Alpha Natural Resources mine rescue teams continue to dominate
State Journal
October 6, 2012

Coal miners hope never to have to use their rescue skills in earnest.

But when it comes to testing them in competition, Alpha Natural Resources' miners are ready for anything.

Alpha teams hold the top spots in the two national Mine Safety and Health Administration competitions that are held every other year, as well as in a regional competition.

"There are some very good mine rescue teams," said Ronnie Biggerstaff, Safety and Mine Rescue Coordinator for Alpha's Southern Kentucky division.  "We're blessed to be part of those elite teams that on any given day can compete."

The federal Mine Safety and Health Administration holds nearly 30 regional mine rescue contests in mining regions across the nation each year.

It also holds two biennial national contests: a National Mine Rescue Contest in odd-numbered years that was in Columbus, Ohio last fall and a Nationwide Mine Rescue Skills Competition in even-numbered years.  That one just took place Oct. 2-5 in Beckley.

MSHA requires mine rescue teams to participate in at least two of the events each year.

Alpha maintains 23 teams of volunteer mine rescuers, according to Alpha's mine rescue coordinator, Rob Asbury.

Last year, Alpha's Black Mountain White Team from the Southern Kentucky business unit won the National Mine Rescue Competition, which includes individual events testing knowledge of a breathing apparatus and pre-shift inspection skills and team events in first aid and overall mine rescue.

Then, this week at the Nationwide Mine Rescue Skills Competition in Beckley, Alpha's Kingston White, Rockspring Development Gold and Brooks Run South teams took all three top spots in Division 2, the division for experienced teams.  The event tests skills needed to rescue miners trapped underground or injured in smoky and fiery conditions.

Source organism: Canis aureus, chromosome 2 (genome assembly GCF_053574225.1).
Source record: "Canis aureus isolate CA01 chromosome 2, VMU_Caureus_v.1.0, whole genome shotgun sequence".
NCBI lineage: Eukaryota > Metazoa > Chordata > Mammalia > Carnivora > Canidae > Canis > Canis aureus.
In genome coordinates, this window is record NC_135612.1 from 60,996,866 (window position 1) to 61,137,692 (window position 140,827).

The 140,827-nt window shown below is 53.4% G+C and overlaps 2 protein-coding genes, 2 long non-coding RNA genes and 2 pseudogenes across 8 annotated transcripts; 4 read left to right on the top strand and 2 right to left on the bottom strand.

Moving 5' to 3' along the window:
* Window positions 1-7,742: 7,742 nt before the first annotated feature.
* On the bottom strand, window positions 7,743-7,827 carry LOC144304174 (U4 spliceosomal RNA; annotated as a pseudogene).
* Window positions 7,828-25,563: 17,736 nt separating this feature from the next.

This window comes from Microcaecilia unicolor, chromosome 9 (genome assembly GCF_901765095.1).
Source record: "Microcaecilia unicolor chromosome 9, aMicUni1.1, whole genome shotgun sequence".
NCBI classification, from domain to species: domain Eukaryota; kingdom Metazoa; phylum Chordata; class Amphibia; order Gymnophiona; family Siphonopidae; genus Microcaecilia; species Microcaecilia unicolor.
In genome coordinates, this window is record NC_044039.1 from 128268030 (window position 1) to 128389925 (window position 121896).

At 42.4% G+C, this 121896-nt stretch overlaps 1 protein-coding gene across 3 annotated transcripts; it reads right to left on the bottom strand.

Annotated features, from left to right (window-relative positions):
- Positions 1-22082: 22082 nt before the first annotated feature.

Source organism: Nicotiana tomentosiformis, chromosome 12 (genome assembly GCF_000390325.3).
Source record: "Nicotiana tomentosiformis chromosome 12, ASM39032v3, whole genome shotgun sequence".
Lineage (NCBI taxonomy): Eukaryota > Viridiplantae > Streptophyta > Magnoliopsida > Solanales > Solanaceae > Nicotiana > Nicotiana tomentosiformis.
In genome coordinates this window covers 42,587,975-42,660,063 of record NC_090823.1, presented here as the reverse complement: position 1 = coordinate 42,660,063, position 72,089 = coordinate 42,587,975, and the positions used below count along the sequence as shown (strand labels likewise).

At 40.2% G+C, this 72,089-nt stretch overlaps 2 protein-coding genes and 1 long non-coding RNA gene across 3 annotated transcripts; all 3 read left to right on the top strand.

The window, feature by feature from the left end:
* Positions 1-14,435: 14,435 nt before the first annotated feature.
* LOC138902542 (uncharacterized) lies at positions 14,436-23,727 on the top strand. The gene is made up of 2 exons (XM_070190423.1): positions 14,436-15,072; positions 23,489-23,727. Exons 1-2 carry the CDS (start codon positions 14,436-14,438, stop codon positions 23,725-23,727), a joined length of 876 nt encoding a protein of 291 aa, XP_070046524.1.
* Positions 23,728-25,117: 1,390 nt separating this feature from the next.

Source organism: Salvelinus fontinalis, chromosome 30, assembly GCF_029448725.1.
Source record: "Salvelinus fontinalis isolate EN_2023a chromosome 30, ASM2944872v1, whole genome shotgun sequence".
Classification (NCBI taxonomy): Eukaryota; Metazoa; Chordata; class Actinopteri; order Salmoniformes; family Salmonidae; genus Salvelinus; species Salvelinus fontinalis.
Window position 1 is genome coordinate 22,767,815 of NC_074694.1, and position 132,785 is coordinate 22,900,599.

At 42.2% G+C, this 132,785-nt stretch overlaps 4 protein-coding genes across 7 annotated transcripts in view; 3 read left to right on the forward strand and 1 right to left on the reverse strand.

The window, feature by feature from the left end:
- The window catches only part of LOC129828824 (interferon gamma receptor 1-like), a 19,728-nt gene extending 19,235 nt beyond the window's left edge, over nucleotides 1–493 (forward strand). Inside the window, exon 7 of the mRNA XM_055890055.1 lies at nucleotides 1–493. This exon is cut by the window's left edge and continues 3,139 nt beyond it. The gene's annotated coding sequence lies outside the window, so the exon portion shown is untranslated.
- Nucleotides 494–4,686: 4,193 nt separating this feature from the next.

The Beckley nationwide win followed a regional event two weeks earlier, where the Southern Kentucky White Team defended its 2011 win at Cove Lake in Tennessee.  Other Alpha teams from Kentucky and West Virginia took high spots in that competition as well.

Winning is a function of drilling, and Alpha's teams drill regularly.

"They're required to put in 96 hours per year," Asbury said, "but we probably triple that."

The miners on a given team may work at several different mines, said Biggerstaff, and get together a couple days a month for mine rescue training.

"As we get closer to the contest, they'll gather occasionally in the afternoon and we'll just work a mine rescue problem for extra practice," he said.

"Also, every six months, the teams travel to the mines they cover so they can keep familiar with them and to do some underground training under oxygen," he said.

Why do miners volunteer for such dangerous work?

"I think it's the pride in what you can do for your fellow workers and employees at the mine," Biggerstaff said.

"Mine rescue is something that grows on you," he said.  "You want to be the best in the contest, but that's secondary the primary thing is that you want to be able to respond and help your fellow workers."

Preparing for and competing in contests builds the teamwork and camaraderie that will be critical if an emergency ever occurs, he said.

Asbury emphasized the commitment that the company has to its mine rescue teams.

"Even though it's kind of a down time right now, Alpha really supports its mine rescue teams," he said.

"Mine rescue's not suffered because of the economic times," Biggerstaff agreed.  "Alpha's making sure of that."